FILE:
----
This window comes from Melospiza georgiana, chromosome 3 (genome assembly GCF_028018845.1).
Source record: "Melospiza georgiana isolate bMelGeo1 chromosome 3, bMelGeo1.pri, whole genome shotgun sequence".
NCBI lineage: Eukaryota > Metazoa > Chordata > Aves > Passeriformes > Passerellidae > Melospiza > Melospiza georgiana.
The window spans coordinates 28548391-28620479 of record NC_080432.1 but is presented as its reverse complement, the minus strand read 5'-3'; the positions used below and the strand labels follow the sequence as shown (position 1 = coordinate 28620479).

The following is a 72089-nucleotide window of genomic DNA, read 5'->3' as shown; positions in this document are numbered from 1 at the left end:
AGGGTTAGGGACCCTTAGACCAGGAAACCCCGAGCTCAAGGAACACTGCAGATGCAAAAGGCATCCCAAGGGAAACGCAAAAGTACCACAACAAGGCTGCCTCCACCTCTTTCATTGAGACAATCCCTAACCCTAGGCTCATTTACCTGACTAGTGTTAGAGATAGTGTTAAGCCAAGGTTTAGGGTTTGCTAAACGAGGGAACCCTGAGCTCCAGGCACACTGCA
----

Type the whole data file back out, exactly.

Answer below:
This window comes from Melospiza georgiana, chromosome 3 (genome assembly GCF_028018845.1).
Source record: "Melospiza georgiana isolate bMelGeo1 chromosome 3, bMelGeo1.pri, whole genome shotgun sequence".
NCBI lineage: Eukaryota > Metazoa > Chordata > Aves > Passeriformes > Passerellidae > Melospiza > Melospiza georgiana.
The window spans coordinates 28548391-28620479 of record NC_080432.1 but is presented as its reverse complement, the minus strand read 5'-3'; the positions used below and the strand labels follow the sequence as shown (position 1 = coordinate 28620479).

The following is a 72089-nucleotide window of genomic DNA, read 5'->3' as shown; positions in this document are numbered from 1 at the left end:
AGGGTTAGGGACCCTTAGACCAGGAAACCCCGAGCTCAAGGAACACTGCAGATGCAAAAGGCATCCCAAGGGAAACGCAAAAGTACCACAACAAGGCTGCCTCCACCTCTTTCATTGAGACAATCCCTAACCCTAGGCTCATTTACCTGACTAGTGTTAGAGATAGTGTTAAGCCAAGGTTTAGGGTTTGCTAAACGAGGGAACCCTGAGCTCCAGGCACACTGCA